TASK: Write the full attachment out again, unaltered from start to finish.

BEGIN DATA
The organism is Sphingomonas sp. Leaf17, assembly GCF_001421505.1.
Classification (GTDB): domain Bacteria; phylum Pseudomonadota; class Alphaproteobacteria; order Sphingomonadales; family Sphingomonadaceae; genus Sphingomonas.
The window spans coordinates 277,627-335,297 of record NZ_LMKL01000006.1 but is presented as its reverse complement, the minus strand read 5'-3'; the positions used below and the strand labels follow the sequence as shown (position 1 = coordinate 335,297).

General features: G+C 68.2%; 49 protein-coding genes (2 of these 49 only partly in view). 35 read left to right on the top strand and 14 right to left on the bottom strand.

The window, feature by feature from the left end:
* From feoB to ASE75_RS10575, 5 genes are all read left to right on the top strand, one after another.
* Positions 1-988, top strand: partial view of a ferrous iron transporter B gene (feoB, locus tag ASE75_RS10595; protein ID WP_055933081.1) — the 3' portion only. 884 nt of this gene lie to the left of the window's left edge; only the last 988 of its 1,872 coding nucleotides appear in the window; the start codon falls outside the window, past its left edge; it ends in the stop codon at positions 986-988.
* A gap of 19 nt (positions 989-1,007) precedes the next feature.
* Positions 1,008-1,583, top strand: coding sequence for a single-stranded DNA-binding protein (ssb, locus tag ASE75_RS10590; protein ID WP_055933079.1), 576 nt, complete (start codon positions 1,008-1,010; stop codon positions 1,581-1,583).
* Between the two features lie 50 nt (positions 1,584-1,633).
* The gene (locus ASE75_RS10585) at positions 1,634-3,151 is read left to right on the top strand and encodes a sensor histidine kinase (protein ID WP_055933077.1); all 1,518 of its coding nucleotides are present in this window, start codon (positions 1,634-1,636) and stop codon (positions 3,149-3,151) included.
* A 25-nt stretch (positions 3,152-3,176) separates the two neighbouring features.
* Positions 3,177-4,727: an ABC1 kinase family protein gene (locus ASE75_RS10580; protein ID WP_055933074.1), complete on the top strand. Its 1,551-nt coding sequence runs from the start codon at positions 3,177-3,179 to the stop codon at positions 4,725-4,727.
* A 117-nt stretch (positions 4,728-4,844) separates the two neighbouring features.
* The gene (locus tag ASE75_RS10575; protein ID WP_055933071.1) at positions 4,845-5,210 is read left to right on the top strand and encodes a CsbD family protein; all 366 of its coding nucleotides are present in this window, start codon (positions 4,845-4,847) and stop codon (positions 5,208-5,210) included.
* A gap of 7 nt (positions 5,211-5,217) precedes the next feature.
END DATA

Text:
The organism is Sphingomonas sp. Leaf17, assembly GCF_001421505.1.
Classification (GTDB): domain Bacteria; phylum Pseudomonadota; class Alphaproteobacteria; order Sphingomonadales; family Sphingomonadaceae; genus Sphingomonas.
The window spans coordinates 277,627-335,297 of record NZ_LMKL01000006.1 but is presented as its reverse complement, the minus strand read 5'-3'; the positions used below and the strand labels follow the sequence as shown (position 1 = coordinate 335,297).

General features: G+C 68.2%; 49 protein-coding genes (2 of these 49 only partly in view). 35 read left to right on the top strand and 14 right to left on the bottom strand.

The window, feature by feature from the left end:
* From feoB to ASE75_RS10575, 5 genes are all read left to right on the top strand, one after another.
* Positions 1-988, top strand: partial view of a ferrous iron transporter B gene (feoB, locus tag ASE75_RS10595; protein ID WP_055933081.1) — the 3' portion only. 884 nt of this gene lie to the left of the window's left edge; only the last 988 of its 1,872 coding nucleotides appear in the window; the start codon falls outside the window, past its left edge; it ends in the stop codon at positions 986-988.
* A gap of 19 nt (positions 989-1,007) precedes the next feature.
* Positions 1,008-1,583, top strand: coding sequence for a single-stranded DNA-binding protein (ssb, locus tag ASE75_RS10590; protein ID WP_055933079.1), 576 nt, complete (start codon positions 1,008-1,010; stop codon positions 1,581-1,583).
* Between the two features lie 50 nt (positions 1,584-1,633).
* The gene (locus ASE75_RS10585) at positions 1,634-3,151 is read left to right on the top strand and encodes a sensor histidine kinase (protein ID WP_055933077.1); all 1,518 of its coding nucleotides are present in this window, start codon (positions 1,634-1,636) and stop codon (positions 3,149-3,151) included.
* A 25-nt stretch (positions 3,152-3,176) separates the two neighbouring features.
* Positions 3,177-4,727: an ABC1 kinase family protein gene (locus ASE75_RS10580; protein ID WP_055933074.1), complete on the top strand. Its 1,551-nt coding sequence runs from the start codon at positions 3,177-3,179 to the stop codon at positions 4,725-4,727.
* A 117-nt stretch (positions 4,728-4,844) separates the two neighbouring features.
* The gene (locus tag ASE75_RS10575; protein ID WP_055933071.1) at positions 4,845-5,210 is read left to right on the top strand and encodes a CsbD family protein; all 366 of its coding nucleotides are present in this window, start codon (positions 4,845-4,847) and stop codon (positions 5,208-5,210) included.
* A gap of 7 nt (positions 5,211-5,217) precedes the next feature.